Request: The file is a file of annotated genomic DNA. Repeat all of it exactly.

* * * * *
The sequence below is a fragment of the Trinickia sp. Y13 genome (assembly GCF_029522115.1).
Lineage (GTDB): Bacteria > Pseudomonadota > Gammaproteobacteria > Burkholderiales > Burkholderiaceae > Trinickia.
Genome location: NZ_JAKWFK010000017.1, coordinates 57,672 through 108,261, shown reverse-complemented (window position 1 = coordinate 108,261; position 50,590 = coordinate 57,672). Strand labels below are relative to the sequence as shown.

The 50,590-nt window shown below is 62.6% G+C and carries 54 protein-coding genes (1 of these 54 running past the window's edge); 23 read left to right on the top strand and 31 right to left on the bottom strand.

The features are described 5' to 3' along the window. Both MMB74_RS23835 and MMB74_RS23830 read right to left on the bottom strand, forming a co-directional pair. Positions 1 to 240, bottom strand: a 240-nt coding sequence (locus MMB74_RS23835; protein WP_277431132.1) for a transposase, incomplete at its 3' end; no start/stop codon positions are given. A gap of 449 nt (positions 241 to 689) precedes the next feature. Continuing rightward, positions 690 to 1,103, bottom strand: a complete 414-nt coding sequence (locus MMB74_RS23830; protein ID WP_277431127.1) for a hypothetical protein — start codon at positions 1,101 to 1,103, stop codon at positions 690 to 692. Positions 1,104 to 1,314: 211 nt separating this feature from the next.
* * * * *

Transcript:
The sequence below is a fragment of the Trinickia sp. Y13 genome (assembly GCF_029522115.1).
Lineage (GTDB): Bacteria > Pseudomonadota > Gammaproteobacteria > Burkholderiales > Burkholderiaceae > Trinickia.
Genome location: NZ_JAKWFK010000017.1, coordinates 57,672 through 108,261, shown reverse-complemented (window position 1 = coordinate 108,261; position 50,590 = coordinate 57,672). Strand labels below are relative to the sequence as shown.

The 50,590-nt window shown below is 62.6% G+C and carries 54 protein-coding genes (1 of these 54 running past the window's edge); 23 read left to right on the top strand and 31 right to left on the bottom strand.

The features are described 5' to 3' along the window. Both MMB74_RS23835 and MMB74_RS23830 read right to left on the bottom strand, forming a co-directional pair. Positions 1 to 240, bottom strand: a 240-nt coding sequence (locus MMB74_RS23835; protein WP_277431132.1) for a transposase, incomplete at its 3' end; no start/stop codon positions are given. A gap of 449 nt (positions 241 to 689) precedes the next feature. Continuing rightward, positions 690 to 1,103, bottom strand: a complete 414-nt coding sequence (locus MMB74_RS23830; protein ID WP_277431127.1) for a hypothetical protein — start codon at positions 1,101 to 1,103, stop codon at positions 690 to 692. Positions 1,104 to 1,314: 211 nt separating this feature from the next.